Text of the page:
The branding of end-of-life counseling as "death panels" derailed language supporting end-of-life counseling in the Affordable Care Act, but support from the American Medical Association may rekindle the concept -- at least for Medicare patients.

Source: Aetna

The AMA, which puts together a list of medical reimbursement codes that is typically adopted by Medicare, included end-of-life counseling when it submitted proposed codes for this year. That move should give physicians more flexibility in providing counseling to the sickest of patients because it clears the way for doctors to get paid for providing such counseling. If end-of-life counseling does become reimbursable for Medicare patients, it may clear the way for more insurers, like UnitedHealth Group (NYSE:UNH) and Aetna (NYSE:AET)to reimburse it, too.

A divisive topic
The fear of sick and frail patients being steered away from curative care prompted a backlash against end-of-life counseling when it was considered for inclusion in the Affordable Care Act.

Objections stem from concerns that doctors could be subtly pressured by healthcare payers, such as insurers, to advocate against high cost healthcare for patients suffering from terminal illness.

The labeling of such counseling as a "death panel" caused the provision to be dumped from the Act, but many doctors remain in favor of providing such services.

According to the American Medical Association, providing end-of-life counseling is important to making sure patients (and their family) understand the consequences, both positive and negative, of end-of-life decisions.

A study of seniors conducted in part by UnitedHealth Group revealed that more than a quarter of seniors cited not being able to care for oneself and being a burden to others as their biggest fears as they age. That suggests there may be significant demand for counseling that helps seniors better understand their healthcare options.

Source: Vital Decisions

Solutions are already here
Make no mistake; these conversations are already happening already between doctors and patients. It's just that those conversations are currently being shoehorned into doctor visits for other healthcare needs or could be occurring and being billed by doctors under other medical billing codes.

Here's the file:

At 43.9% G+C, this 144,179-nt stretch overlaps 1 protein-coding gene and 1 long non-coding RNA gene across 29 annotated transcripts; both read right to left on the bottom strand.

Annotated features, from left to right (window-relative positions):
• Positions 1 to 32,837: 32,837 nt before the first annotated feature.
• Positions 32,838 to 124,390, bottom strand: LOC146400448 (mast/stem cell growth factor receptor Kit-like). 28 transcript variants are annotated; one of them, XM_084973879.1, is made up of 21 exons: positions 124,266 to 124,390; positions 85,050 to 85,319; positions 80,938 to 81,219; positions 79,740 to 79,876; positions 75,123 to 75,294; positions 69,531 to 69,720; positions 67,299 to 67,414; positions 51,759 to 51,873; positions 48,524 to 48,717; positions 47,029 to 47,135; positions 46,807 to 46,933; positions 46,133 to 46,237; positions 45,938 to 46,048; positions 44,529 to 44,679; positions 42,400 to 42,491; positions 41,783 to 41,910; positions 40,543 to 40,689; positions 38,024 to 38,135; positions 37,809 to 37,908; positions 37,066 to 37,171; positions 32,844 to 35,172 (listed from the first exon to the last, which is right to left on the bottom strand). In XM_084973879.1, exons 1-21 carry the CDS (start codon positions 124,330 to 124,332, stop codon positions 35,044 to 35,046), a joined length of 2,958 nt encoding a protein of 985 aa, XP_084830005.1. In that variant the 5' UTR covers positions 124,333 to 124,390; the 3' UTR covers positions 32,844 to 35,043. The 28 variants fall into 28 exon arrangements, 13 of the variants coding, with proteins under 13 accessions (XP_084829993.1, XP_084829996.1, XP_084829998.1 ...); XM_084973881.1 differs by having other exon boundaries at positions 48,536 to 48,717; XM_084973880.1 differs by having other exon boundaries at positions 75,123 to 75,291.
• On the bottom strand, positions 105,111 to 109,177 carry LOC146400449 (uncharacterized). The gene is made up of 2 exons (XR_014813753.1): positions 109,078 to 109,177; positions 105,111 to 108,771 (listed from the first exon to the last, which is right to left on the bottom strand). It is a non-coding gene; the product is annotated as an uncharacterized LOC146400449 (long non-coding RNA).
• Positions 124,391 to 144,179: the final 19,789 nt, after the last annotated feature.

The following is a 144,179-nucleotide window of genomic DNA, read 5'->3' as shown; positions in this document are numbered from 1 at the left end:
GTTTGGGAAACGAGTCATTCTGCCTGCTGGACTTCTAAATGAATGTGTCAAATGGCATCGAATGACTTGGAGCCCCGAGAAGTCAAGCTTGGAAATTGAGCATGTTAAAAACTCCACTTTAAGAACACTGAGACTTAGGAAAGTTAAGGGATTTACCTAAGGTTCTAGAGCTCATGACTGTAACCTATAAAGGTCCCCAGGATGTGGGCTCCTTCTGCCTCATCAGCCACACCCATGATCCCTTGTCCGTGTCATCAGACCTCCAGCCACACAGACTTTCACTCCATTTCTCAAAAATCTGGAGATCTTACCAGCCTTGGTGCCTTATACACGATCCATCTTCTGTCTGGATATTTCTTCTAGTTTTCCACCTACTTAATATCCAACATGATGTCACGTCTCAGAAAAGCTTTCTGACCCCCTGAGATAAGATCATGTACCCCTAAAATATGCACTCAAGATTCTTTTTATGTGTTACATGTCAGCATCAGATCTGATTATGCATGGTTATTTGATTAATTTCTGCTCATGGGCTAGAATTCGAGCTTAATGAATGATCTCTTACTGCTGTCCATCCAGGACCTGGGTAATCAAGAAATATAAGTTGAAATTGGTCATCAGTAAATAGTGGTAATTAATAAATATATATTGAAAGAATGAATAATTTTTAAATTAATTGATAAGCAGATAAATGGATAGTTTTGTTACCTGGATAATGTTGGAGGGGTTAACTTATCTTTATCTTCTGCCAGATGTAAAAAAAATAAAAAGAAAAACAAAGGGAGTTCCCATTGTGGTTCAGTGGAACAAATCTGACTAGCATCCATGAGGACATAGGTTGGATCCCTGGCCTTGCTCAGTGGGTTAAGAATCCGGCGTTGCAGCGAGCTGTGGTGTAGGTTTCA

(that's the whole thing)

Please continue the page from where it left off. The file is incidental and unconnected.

Although Medicare doesn't offer specific end-of-life billing codes to doctors, some private healthcare insurers are already providing these services to their members either directly or through privately owned third-party companies like Vital Decisions, which staffs a call center of social workers trained to help patients navigate end-of-life care decisions.

One of the early leaders in providing end-of-life counseling has been Aetna, which launched a pilot program to discuss palliative and curative healthcare options with patients in 2005. Aetna's compassionate care program offers patient access to case managers that discuss disease progression, care preferences, and advance directives, legal documents that outline patient's decisions. The pilot program was so successful that the company has since rolled it out nationally. 

But its not just private insurers that are opening the door for such discussions with patients. State Medicaid programs are also experimenting with advance care reimbursement. For example, in Colorado doctors receive up to $80 for a 30-minute advance care planning conversation.

Fool-worthy final thoughts
UnitedHealth's study showed that 64% of seniors age 75 years and older have discussed end-of-life matters with loved ones and over 50% have created advance directives such as a living will. That suggests that many seniors may benefit from open and honest conversations with experienced counselors such as primary care physicians.

The Centers for Medicare and Medicaid Services will decide this fall whether to include the new billing code suggested by the AMA. If they adopt it, the decision could prompt more insurers to adopt reimbursement for such counseling because Medicare is the country's largest insurer of seniors and it often sets the standard for the insurance industry; particularly at private insurers like UnitedHealth and Aetna, which offer Medicare Advantage plans that typically offer additional services in their plans than original Medicare.

Todd Campbell has no position in any stocks mentioned. Todd owns E.B. Capital Markets, LLC. E.B. Capital's clients may or may not have positions in the companies mentioned. Todd owns Gundalow Advisors, LLC. Gundalow's clients do not have positions in the companies mentioned. The Motley Fool recommends UnitedHealth Group. Try any of our Foolish newsletter services free for 30 days. We Fools may not all hold the same opinions, but we all believe that considering a diverse range of insights makes us better investors. The Motley Fool has a disclosure policy.